# The Base Menu - HP 50g User Manual

Graphing calculator.

Chapter 19
Numbers in Different Bases
In this Chapter we present examples of calculations of number in bases other
than the decimal basis.
Definitions
The number system used for everyday arithmetic is known as the decimal system
for it uses 10 (Latin, deca) digits, namely 0-9, to write out any real number.
Computers, on the other hand, use a system that is based on two possible
states, or binary system. These two states are represented by 0 and 1, ON
and OFF, or high-voltage and low-voltage. Computers also use number
systems based on eight digits (0-7) or octal system, and sixteen digits (0-9, A-F)
or hexadecimal. As in the decimal system, the relative position of digits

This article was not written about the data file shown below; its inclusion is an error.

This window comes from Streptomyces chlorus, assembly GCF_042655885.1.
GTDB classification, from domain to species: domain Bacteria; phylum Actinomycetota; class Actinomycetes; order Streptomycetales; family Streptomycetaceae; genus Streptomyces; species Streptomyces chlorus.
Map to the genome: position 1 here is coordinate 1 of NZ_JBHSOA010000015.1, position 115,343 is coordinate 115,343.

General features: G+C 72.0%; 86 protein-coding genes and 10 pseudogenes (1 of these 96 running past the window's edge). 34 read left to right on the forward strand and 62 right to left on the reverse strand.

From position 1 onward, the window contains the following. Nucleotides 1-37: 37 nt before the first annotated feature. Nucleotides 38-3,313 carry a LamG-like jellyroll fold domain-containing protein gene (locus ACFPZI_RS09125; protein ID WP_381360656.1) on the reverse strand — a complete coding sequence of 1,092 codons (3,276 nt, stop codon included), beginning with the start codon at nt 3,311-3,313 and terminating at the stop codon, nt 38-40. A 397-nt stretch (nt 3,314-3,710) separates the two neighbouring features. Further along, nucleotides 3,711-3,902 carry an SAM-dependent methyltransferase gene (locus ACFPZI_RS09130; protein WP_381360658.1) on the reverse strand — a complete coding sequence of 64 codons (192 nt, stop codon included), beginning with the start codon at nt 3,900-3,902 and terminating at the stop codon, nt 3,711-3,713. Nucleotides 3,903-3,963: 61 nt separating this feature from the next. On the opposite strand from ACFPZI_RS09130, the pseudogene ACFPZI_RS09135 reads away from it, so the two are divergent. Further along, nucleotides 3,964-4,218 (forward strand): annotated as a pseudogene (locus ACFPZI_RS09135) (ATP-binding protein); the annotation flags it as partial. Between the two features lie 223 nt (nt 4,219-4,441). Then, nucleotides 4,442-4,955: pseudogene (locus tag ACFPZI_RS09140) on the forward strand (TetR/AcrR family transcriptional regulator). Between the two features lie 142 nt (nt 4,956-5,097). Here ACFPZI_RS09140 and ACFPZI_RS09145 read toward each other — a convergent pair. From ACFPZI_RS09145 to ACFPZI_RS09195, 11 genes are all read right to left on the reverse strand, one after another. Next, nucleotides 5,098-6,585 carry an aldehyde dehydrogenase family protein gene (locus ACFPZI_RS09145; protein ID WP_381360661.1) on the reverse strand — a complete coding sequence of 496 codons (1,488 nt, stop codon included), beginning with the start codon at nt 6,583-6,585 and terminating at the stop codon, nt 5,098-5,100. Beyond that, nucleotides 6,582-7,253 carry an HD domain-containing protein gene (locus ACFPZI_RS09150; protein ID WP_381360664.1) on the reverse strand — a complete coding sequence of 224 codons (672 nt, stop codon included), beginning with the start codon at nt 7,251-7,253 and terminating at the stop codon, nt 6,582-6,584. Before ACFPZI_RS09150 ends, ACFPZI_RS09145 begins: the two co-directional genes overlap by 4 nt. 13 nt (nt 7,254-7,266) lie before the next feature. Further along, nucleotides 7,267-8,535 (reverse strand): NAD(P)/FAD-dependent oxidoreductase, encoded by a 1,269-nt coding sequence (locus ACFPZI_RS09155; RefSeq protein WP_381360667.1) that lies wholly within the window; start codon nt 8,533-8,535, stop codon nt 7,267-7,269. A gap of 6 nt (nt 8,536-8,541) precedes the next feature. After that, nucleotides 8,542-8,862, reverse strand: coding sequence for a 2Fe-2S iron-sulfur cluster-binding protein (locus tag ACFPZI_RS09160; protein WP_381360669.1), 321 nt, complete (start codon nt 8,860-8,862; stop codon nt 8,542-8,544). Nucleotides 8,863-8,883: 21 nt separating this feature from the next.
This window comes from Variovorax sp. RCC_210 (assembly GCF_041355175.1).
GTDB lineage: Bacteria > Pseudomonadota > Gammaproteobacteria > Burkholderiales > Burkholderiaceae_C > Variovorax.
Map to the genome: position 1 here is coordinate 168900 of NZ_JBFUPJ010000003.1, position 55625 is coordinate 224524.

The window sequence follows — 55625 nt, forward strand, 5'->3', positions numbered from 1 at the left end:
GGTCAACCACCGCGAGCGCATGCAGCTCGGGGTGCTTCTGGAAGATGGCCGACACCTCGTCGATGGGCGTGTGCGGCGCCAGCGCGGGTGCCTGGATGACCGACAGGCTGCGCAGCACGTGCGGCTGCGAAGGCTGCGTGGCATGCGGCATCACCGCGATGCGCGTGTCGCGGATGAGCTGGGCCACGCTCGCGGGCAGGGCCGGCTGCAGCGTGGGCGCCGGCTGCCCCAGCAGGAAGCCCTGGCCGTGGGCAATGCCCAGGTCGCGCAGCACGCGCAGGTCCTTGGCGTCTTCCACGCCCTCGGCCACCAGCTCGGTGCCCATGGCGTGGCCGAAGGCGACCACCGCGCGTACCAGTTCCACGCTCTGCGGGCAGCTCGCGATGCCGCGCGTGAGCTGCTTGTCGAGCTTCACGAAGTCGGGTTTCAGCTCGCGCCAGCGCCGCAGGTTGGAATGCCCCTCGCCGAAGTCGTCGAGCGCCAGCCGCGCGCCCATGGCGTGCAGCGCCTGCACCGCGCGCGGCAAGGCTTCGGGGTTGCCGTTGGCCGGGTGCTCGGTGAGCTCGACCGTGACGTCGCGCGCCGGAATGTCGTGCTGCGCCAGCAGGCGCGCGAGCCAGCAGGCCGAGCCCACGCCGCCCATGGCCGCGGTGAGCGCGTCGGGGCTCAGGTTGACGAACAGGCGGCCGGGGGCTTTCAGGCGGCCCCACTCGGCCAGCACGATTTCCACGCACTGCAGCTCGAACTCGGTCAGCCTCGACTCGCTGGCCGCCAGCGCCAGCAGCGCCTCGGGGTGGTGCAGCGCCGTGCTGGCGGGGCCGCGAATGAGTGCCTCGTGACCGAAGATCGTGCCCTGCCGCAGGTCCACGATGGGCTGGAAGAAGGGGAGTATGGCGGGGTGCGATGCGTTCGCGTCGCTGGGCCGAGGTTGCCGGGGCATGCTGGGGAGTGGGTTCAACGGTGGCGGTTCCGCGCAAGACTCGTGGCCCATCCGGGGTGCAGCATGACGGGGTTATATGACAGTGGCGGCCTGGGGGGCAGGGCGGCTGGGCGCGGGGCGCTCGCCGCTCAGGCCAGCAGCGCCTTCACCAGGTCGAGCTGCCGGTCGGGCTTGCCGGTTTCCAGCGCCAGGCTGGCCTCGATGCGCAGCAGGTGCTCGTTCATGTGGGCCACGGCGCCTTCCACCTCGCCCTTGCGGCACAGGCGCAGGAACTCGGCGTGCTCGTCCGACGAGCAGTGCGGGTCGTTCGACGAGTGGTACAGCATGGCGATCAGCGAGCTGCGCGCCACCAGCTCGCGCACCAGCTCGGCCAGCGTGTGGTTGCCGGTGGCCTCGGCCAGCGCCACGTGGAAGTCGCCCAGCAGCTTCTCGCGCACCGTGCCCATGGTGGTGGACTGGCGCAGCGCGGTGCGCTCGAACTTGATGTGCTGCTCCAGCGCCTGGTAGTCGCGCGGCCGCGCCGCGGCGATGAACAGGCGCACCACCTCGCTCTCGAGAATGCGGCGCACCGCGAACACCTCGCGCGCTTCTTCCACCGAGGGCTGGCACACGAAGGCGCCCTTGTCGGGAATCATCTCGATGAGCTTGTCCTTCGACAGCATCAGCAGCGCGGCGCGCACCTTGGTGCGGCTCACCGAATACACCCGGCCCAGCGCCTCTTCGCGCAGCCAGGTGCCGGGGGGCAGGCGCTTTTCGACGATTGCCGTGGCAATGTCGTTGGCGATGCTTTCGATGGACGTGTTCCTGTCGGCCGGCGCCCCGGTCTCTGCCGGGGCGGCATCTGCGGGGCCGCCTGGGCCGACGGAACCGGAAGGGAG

determines its value. In general, a number n in base b can be written as a
series of digits n = (a
digits from m "decimal" digits. The value of the number, converted to our
customary decimal system, is calculated by using n = a
0
-1
a
b
+ c
b
+ c
n
1
0
-1
5 10
+ 2 10
-1
-2
1 2
+ 1 2
+ 1 2

While the calculator would typically be operated using the decimal system, you
can produce calculations using the binary, octal, or hexadecimal system.
Many of the functions for manipulating number systems other than the decimal
system are available in the BASE menu, accessible through ‚ã(the 3
key). With system flag 117 set to CHOOSE boxes, the BASE menu shows the
following entries:
a
...a
.c
1
2
n
-2
b
+ ... +c
2
m
-2
+ 3 10
+ 4 10
-3
c
...c
)
. The "point" separates n "integer"
1
2
m
b
-m
b
. For example, (15.234)
-3
, and (101.111)
-1
bn
+ a
1
2
= 1 10
10
2
= 1 2
+ 0 2
2
n-2
b
+ ... +
1
+
1
0
+ 1 2
+
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